Here are the latest details of the revolts in the Middle East and North Africa and their aftermath:
SYRIA: Syrian activists have called for a nationwide strike on Sunday - a working day - as the first stage in a campaign of civil disobedience against President Bashar al-Assad.
- The United Nations has said more than 4,000 people have been killed in the nine-month crackdown, but Assad told the U.S. television channel ABC that only a "crazy" leader kills his own people and that most of those who had died were supporters of the government.
- Syria said on December 5 it had conditionally approved an Arab League peace plan. But in a letter to the League, Syria rejected foreign interference and demanded the annulment of sanctions plus reinstatement in the regional bloc, from which it was suspended last month.
- Last week, Turkey announced a list of economic sanctions on Syria, adding to the growing number of countries and bodies targeting the Assad government.
EGYPT: Egypt's Muslim Brotherhood won a majority of run-off contests in the first round of parliamentary elections, consolidating its position as the clear front-runner. The results suggested that liberal voters swung behind the Brotherhood, banned under ousted president Hosni Mubarak, to prevent the ultra-conservative Salafis from building on a strong initial showing in the multi-tiered elections.
- On November 22, Field Marshal Mohamed Hussein Tantawi, head of the military council that has run Egypt since February 11, promised that a civilian president would be elected in June, about six months sooner than the army had planned. The military has said it will remain the ultimate authority until the election.
- In the meantime, some presidential powers were handed to new Prime Minister Kamal al-Ganzouri, whose cabinet was sworn in on December 1.
- Former President Mubarak is still on trial, accused of conspiring to kill protesters; 850 people were killed in the uprising that ended with Mubarak stepping down. Hearings are scheduled to resume on December 28.
YEMEN: U.N. envoy Jamal Benomar, who helped broker a deal to ease President Ali Abdullah Saleh from power, urged the new government on Thursday to bring stability after months of unrest that pushed the country to the brink of civil war.
- Vice-President Abd-Rabbu Mansour Hadi issued a decree on December 7, paving the way for a unity government to be sworn in to prepare for the presidential election set for February 21, 2012.
- Last month Saleh bowed to international pressure and signed a deal brokered by Gulf states that will ease him out of power after 33 years. But the deal has been threatened by fighting between Saleh's allies and enemies. In Taiz, 200 km (120 miles) south of Sanaa, clashes have killed at least 20.
BAHRAIN: Washington has said a pending $53 million arms sale to Bahrain will hinge partly on the monarchy halting abuses inflicted on protesters earlier this year. A government-appointed fact-finding commission of international lawyers reported last month that 3,000 people were detained, over 4,000 lost their jobs, and hundreds were maltreated in detention.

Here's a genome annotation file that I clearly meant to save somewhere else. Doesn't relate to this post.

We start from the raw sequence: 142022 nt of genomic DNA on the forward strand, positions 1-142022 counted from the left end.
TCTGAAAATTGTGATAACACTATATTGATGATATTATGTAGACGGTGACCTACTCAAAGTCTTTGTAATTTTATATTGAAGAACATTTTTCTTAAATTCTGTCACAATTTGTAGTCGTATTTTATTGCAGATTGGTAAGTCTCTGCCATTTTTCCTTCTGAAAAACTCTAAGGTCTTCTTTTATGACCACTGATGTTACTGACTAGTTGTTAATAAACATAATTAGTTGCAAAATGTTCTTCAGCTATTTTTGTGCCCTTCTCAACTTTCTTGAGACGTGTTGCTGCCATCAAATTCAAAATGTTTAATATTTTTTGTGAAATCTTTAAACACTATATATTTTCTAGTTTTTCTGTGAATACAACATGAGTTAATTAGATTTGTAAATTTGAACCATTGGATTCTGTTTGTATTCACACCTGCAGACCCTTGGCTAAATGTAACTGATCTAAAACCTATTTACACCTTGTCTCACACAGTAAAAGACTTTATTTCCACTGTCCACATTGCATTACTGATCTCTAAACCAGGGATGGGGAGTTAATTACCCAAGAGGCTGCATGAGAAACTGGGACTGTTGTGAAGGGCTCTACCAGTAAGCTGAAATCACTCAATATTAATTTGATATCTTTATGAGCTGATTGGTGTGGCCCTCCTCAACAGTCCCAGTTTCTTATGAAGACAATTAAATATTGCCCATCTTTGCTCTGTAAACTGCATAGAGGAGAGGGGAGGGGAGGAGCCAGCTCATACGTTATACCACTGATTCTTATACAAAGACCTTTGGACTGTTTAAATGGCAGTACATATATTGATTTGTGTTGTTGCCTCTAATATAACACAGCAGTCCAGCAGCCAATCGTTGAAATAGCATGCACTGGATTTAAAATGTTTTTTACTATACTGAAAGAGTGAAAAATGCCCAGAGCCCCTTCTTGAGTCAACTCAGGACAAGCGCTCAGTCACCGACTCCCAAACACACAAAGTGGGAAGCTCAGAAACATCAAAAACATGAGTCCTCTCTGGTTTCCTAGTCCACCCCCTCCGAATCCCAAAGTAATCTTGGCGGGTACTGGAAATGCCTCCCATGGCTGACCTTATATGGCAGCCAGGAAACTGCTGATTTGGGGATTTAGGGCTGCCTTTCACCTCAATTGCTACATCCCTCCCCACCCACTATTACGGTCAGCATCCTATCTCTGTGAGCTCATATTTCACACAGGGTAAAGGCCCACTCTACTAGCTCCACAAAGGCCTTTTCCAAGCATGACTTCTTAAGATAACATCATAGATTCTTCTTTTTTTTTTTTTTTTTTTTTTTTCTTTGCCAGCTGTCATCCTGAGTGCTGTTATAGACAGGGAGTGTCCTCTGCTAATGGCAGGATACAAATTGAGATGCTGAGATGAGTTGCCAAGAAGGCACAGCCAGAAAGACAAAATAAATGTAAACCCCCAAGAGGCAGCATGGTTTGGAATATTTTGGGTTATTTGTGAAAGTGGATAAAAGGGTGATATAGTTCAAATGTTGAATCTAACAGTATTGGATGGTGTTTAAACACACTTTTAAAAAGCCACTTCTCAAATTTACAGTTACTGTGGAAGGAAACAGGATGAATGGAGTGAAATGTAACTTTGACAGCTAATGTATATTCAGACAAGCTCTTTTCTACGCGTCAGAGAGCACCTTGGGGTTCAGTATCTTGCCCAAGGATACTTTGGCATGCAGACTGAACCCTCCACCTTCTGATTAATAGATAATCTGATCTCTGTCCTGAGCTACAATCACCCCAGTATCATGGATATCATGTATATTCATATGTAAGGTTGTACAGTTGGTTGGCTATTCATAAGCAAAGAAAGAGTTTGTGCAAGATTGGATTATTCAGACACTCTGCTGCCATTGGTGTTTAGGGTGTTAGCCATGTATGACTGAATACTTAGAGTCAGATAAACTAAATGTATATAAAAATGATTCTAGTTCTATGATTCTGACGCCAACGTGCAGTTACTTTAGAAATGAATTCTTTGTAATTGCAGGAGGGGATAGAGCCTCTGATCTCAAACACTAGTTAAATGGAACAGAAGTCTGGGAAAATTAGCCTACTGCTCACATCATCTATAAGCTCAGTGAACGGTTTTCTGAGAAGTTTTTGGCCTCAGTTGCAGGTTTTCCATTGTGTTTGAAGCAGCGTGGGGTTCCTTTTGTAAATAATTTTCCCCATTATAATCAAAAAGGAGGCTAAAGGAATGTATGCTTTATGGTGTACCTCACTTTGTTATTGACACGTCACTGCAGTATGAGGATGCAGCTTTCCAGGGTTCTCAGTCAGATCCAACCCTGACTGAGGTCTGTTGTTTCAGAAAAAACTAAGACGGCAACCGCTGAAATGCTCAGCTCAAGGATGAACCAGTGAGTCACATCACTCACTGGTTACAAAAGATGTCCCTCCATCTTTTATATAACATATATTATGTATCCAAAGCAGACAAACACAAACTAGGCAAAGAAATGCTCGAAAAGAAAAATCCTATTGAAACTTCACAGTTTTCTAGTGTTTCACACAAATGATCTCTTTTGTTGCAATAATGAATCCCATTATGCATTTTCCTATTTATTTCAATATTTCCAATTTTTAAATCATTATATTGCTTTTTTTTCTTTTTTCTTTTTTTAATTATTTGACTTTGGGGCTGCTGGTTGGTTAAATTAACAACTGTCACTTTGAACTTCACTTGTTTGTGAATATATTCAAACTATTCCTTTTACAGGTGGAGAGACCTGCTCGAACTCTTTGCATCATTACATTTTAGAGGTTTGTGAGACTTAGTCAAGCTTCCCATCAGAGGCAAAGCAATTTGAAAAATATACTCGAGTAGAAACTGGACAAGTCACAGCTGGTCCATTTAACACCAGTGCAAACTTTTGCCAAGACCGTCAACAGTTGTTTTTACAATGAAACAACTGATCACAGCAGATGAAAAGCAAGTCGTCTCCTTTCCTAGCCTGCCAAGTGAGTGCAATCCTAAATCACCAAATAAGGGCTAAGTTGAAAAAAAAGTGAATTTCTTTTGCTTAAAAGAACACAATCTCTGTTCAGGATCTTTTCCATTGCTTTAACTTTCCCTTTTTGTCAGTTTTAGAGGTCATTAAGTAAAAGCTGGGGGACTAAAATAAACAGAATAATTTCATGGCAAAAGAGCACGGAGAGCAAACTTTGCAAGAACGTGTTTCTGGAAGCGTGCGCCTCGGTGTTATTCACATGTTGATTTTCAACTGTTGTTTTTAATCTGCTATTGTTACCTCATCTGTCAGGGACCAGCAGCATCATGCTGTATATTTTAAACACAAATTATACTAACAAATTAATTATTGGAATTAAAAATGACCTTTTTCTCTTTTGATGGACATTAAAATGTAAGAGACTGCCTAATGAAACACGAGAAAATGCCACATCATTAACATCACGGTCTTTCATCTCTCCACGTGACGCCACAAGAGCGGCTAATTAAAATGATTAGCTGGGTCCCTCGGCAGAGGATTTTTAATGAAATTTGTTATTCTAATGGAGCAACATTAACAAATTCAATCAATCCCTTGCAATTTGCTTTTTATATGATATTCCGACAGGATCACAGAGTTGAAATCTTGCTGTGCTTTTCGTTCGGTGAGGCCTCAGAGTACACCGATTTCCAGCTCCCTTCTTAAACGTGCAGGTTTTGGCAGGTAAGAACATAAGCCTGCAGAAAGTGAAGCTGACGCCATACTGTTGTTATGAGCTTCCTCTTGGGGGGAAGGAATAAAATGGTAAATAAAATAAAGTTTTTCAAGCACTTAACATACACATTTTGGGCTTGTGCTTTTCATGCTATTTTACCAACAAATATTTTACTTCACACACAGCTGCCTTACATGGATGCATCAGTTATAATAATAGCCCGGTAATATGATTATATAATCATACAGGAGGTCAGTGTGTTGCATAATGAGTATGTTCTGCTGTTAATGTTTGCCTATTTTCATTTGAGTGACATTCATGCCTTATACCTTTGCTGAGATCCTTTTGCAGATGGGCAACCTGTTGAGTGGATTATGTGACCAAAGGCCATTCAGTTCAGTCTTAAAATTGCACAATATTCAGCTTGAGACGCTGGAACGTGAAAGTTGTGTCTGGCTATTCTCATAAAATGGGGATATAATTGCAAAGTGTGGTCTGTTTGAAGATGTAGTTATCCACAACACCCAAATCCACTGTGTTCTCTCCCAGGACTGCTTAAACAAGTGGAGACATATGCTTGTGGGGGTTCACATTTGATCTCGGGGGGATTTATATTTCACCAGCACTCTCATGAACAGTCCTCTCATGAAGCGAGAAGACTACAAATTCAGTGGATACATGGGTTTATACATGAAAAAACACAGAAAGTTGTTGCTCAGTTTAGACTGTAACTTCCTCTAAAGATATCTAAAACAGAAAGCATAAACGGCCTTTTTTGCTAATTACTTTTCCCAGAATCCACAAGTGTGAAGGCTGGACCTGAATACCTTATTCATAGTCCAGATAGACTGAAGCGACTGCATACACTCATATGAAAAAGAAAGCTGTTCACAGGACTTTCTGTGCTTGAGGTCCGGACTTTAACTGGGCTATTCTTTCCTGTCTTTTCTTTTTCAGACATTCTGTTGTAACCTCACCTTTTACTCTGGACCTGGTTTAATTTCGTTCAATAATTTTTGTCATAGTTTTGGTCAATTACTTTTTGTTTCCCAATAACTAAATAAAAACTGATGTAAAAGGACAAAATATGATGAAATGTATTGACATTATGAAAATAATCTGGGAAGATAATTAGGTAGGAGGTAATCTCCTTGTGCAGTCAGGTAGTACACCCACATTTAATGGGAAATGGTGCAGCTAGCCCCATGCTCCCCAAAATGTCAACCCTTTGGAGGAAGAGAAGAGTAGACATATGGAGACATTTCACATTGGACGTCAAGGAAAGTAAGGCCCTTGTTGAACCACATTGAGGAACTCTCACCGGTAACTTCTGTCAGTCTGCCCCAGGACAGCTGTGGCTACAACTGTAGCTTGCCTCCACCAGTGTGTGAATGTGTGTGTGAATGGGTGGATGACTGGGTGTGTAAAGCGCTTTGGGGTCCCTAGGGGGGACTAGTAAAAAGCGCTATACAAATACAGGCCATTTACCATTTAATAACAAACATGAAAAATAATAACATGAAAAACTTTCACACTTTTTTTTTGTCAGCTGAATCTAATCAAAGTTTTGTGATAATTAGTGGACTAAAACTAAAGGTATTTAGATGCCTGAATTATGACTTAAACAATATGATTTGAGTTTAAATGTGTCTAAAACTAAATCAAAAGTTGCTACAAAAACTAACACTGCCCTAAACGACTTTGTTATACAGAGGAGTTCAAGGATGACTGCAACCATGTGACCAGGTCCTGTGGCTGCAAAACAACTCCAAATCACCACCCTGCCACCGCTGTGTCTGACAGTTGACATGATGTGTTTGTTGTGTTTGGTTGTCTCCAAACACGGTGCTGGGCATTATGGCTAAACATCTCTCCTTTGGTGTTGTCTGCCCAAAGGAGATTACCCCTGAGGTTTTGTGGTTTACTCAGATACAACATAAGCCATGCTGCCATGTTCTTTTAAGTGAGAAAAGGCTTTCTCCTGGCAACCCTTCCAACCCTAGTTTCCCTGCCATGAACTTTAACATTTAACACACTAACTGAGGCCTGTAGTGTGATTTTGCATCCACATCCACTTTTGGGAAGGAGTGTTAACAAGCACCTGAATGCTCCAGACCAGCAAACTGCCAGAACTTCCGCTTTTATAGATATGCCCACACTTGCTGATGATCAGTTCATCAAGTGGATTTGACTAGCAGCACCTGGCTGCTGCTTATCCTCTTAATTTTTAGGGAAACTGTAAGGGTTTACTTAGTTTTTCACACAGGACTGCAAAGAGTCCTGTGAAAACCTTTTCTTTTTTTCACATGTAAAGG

- Troops from Saudi Arabia and other Gulf states went into Bahrain in March to help quell the protests. The panel said 35 people were killed, including five security personnel, in the protests. It also urged a review of sentences handed down to those held responsible for the turmoil.
- There has still been little progress in talks between the government and opposition groups on political reform and the country remains tense, with daily clashes between riot police and Shi'ite protesters.
LIBYA: Around 2,000 protesters called on December 7 for militias to leave the streets of Tripoli, in a show of support for the new government which is trying to end months of lawlessness that followed the civil war which toppled Muammar Gaddafi.
- New Prime Minister Abdurrahim El-Keib and the city council have given militias until December 20 to leave. El-Keib named a cabinet line-up that aimed to placate Libya's patchwork of tribes and regional interests.
- Announcing the government was the latest step in Libya's halting progress towards building new institutions, three months after the bloodiest of the "Arab Spring" uprisings ended Gaddafi's 42-year rule.
- Muammar Gaddafi and one of his sons, Mo'tassim, were buried in the desert on October 25, five days after the deposed Libyan leader was captured, killed and his body put on public display.
- Gaddafi's death allowed the NTC to declare Libya's "liberation" on October 23 and meant an end to eight months of war.
TUNISIA: Tunisia's constitutional assembly, elected after a revolution that inspired the Arab Spring uprisings, held its opening session on November 22.
- The Assembly, which will sit for a year to draft a new constitution, is dominated by Tunisia's moderate Islamist Ennahda party and its two coalition partners after the first democratic election last month.
- Ennahda leader Rachid Ghannouchi offered assurances he would not impose a Muslim moral code and that he would respect women's rights in planned changes to the constitution.
(Reporting by David Cutler, London Editorial Reference Unit; editing by Mark Trevelyan)